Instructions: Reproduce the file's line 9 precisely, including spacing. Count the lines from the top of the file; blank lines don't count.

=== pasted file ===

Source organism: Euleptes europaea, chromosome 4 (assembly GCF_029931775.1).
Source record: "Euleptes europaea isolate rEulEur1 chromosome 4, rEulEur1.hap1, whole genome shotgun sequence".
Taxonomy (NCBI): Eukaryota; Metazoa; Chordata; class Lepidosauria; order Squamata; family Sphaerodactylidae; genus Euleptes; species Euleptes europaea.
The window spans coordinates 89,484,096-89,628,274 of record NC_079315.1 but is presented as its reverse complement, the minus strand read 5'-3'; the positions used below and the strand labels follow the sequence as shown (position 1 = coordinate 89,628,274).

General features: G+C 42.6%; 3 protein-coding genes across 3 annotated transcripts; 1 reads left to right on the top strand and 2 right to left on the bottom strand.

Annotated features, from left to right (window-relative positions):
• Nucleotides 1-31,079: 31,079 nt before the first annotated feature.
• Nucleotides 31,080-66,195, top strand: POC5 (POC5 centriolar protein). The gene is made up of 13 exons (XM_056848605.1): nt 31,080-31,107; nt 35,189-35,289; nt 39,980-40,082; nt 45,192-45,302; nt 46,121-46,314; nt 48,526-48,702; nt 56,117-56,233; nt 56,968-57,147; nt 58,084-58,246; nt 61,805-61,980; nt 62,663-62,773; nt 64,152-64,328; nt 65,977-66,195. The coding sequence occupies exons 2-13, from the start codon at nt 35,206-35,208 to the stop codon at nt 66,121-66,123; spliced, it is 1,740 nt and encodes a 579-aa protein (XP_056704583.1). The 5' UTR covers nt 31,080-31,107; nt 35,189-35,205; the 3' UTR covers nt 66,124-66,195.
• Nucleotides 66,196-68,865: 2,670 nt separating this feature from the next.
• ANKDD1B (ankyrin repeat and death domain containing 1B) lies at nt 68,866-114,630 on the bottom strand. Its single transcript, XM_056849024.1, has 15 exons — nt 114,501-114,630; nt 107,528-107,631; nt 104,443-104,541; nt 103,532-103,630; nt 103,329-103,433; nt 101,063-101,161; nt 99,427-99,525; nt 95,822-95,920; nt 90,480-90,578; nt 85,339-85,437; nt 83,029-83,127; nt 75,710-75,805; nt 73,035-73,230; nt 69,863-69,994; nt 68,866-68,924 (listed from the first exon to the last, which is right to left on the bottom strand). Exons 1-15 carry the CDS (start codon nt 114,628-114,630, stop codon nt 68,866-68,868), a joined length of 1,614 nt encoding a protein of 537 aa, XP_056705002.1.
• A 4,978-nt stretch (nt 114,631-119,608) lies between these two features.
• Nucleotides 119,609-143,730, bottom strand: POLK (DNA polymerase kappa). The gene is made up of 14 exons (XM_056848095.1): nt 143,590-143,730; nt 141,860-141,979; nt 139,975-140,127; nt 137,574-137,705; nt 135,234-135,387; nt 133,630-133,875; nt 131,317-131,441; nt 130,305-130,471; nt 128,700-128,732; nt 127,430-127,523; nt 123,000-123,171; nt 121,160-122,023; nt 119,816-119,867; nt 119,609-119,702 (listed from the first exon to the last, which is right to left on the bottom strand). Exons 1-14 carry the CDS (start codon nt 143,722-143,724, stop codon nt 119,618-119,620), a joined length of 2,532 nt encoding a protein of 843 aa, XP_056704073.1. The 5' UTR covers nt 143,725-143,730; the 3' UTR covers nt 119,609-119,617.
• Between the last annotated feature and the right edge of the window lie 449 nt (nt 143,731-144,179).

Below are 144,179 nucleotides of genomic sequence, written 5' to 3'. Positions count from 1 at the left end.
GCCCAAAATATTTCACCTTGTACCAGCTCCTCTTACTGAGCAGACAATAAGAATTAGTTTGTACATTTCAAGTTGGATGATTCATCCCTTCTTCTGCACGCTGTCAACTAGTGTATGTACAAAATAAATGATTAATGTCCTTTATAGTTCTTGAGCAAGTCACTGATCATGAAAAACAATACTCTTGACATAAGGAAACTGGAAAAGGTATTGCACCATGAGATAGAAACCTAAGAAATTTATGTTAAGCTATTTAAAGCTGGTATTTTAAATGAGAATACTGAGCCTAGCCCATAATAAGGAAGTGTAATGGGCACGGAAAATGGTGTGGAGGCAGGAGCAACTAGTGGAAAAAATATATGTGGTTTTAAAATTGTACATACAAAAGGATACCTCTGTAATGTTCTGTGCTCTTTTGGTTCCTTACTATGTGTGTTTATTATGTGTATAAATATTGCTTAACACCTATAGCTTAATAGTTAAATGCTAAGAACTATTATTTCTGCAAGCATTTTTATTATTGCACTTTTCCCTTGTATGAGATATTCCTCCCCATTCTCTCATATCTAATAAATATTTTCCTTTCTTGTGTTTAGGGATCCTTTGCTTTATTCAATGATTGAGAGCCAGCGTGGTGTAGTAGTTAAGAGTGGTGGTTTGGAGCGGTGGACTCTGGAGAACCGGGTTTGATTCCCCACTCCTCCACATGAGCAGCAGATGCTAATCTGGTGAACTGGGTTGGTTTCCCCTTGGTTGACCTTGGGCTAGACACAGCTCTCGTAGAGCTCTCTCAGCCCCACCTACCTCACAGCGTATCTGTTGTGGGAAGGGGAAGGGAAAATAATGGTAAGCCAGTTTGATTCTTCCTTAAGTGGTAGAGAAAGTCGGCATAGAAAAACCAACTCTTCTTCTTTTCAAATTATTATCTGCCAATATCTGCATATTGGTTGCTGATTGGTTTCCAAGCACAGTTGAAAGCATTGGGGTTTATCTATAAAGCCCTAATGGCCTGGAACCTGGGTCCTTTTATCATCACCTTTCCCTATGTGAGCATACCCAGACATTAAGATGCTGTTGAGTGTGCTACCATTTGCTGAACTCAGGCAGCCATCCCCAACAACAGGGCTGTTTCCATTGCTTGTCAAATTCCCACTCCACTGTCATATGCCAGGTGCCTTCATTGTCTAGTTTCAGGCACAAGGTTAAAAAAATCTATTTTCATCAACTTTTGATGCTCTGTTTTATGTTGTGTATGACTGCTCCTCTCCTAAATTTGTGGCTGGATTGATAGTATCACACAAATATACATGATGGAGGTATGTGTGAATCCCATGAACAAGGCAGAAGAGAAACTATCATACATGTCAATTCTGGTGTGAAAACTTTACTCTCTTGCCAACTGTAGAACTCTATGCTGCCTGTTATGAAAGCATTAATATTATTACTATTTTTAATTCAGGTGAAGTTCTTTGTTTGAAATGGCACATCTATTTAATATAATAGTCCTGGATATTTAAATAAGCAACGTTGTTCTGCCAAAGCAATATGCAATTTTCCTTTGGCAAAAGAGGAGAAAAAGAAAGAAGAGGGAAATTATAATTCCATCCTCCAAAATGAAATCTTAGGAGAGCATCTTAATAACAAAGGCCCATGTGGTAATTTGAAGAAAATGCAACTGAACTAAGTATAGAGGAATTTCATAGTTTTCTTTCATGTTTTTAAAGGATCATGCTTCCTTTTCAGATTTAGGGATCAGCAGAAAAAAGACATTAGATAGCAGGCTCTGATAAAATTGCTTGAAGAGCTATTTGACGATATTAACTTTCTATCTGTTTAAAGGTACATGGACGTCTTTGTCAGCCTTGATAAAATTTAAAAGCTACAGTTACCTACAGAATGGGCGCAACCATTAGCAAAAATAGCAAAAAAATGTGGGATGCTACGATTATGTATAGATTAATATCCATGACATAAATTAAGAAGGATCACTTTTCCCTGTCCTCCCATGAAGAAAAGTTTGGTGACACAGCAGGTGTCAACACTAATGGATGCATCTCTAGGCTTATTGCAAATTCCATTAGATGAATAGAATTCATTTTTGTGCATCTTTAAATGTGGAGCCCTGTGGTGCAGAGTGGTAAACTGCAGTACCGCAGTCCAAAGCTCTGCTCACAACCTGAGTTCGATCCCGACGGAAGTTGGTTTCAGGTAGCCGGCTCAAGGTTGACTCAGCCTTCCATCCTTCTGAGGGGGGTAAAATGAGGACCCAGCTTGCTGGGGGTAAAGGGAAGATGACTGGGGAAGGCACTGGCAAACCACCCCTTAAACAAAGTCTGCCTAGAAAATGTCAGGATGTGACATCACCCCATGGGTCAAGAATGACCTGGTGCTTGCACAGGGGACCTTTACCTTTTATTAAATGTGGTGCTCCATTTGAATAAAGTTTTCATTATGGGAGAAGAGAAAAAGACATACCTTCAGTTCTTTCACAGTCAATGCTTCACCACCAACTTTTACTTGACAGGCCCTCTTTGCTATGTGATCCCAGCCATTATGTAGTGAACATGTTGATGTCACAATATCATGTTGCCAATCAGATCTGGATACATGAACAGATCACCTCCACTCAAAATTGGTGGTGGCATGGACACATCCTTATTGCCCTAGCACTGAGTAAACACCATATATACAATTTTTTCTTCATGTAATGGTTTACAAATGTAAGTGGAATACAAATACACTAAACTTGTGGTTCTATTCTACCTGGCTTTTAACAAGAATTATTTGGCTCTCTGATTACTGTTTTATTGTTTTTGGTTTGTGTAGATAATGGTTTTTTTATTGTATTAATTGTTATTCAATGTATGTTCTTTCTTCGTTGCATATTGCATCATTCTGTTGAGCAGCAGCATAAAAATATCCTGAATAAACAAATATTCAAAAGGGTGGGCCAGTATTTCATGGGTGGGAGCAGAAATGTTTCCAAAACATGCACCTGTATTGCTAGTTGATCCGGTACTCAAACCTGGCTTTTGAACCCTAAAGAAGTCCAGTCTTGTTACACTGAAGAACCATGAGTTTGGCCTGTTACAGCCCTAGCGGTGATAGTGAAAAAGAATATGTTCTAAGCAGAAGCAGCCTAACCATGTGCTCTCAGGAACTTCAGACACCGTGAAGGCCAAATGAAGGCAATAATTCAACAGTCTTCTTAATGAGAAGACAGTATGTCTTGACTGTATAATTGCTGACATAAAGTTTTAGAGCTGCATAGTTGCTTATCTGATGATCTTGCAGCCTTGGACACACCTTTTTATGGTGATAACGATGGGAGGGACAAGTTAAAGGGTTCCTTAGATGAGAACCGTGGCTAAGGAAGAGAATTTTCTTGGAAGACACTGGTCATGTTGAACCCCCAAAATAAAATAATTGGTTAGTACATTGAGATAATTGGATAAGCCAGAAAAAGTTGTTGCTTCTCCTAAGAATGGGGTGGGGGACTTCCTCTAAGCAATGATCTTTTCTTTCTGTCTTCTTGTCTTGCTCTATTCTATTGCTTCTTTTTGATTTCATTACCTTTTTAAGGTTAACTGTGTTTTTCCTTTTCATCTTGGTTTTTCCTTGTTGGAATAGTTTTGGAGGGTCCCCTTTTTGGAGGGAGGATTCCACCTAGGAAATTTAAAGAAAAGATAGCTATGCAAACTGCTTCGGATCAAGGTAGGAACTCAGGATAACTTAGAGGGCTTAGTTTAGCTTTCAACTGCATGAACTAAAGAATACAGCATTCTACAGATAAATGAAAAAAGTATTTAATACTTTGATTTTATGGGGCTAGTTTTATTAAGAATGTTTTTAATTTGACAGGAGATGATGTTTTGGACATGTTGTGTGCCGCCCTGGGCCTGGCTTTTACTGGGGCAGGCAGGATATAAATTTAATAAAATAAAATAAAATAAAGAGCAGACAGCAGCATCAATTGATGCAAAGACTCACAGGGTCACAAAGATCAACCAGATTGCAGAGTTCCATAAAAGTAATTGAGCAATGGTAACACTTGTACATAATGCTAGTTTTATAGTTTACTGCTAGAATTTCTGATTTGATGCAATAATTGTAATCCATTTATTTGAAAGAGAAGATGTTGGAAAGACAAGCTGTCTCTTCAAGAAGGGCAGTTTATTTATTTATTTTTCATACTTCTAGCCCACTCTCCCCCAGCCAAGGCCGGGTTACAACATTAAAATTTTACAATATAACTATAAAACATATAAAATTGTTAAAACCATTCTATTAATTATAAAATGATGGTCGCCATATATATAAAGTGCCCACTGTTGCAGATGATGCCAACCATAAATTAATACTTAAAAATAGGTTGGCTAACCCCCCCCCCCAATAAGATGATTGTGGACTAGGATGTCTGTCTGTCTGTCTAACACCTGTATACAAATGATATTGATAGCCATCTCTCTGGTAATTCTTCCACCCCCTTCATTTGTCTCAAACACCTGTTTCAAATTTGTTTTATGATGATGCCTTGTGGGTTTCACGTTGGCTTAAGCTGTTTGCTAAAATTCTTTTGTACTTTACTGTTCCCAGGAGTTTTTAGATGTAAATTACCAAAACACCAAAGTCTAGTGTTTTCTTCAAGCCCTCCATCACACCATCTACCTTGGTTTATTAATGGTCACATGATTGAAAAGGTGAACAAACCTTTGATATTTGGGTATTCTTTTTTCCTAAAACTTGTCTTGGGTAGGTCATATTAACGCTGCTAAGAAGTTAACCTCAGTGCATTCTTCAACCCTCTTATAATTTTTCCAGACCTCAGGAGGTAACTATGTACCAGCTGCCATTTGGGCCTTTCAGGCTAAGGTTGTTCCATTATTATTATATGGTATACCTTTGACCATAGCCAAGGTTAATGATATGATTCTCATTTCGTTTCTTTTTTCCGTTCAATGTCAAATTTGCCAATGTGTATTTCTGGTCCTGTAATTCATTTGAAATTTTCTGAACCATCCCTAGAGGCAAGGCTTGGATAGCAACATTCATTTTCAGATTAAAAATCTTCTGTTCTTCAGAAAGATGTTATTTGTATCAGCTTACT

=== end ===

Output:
• Nucleotides 66,196-68,865: 2,670 nt separating this feature from the next.